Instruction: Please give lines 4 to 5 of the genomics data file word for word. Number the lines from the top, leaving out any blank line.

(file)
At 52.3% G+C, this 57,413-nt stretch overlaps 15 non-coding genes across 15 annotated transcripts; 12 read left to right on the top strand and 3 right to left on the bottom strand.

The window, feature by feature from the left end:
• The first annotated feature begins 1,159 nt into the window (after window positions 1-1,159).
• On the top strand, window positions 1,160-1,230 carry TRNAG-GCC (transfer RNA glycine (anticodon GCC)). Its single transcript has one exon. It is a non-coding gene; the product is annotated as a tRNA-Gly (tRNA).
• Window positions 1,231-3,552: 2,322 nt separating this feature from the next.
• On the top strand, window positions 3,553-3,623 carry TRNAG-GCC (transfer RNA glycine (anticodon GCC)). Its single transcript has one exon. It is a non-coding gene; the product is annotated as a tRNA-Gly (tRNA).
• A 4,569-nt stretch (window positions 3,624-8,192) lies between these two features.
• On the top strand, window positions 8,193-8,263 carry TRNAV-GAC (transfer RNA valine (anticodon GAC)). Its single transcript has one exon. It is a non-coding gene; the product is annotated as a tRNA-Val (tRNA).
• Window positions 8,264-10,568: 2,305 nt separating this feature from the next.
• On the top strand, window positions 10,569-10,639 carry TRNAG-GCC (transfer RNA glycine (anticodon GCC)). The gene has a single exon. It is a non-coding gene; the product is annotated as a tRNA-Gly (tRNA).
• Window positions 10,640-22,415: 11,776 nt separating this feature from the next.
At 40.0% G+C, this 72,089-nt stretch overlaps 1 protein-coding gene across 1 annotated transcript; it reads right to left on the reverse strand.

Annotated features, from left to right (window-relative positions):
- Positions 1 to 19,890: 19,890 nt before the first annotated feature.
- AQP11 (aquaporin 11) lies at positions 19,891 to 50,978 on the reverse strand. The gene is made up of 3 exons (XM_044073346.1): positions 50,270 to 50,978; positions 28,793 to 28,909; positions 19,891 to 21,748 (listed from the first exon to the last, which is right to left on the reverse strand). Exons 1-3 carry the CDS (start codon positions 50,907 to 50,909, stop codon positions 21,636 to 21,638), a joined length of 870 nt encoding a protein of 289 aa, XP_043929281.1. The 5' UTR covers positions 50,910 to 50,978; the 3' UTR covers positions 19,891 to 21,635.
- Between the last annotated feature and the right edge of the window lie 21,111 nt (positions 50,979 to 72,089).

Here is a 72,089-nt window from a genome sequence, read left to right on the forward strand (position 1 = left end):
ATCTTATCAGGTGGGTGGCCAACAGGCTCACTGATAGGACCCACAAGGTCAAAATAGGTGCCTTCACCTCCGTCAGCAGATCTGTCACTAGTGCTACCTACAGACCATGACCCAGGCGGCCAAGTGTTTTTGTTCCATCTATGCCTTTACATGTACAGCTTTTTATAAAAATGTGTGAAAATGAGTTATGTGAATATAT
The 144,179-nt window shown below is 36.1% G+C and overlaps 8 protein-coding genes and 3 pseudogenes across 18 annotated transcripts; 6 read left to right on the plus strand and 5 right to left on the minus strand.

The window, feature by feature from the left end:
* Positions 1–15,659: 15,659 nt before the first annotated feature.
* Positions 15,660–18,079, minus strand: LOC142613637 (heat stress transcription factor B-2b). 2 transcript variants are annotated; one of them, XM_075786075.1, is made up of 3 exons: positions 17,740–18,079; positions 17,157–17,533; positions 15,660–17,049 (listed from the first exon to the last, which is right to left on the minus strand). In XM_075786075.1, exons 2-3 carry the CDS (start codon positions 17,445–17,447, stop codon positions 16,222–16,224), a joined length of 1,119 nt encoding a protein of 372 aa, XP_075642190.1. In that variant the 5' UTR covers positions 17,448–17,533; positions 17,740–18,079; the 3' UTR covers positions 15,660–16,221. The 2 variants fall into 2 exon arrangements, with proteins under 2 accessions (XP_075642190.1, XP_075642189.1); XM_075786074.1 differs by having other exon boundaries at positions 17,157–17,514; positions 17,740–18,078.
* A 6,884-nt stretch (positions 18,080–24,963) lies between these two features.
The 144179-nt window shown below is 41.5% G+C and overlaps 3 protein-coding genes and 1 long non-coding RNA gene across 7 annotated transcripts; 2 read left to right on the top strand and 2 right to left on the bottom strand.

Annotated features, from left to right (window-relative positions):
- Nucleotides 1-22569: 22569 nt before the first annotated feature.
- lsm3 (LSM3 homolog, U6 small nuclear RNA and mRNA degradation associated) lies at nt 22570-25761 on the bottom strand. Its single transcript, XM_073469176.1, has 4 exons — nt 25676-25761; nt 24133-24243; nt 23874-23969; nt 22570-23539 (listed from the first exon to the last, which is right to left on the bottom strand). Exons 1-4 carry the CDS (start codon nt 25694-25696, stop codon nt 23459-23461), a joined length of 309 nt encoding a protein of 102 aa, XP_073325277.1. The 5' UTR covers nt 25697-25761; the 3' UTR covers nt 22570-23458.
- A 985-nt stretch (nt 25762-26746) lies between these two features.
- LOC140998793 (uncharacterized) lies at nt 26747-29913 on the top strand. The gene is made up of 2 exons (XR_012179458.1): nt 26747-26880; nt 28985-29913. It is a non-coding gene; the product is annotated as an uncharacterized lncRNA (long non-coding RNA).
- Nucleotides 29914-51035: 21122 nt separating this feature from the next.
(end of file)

• On the top strand, window positions 1,160-1,230 carry TRNAG-GCC (transfer RNA glycine (anticodon GCC)). Its single transcript has one exon. It is a non-coding gene; the product is annotated as a tRNA-Gly (tRNA).
• Window positions 1,231-3,552: 2,322 nt separating this feature from the next.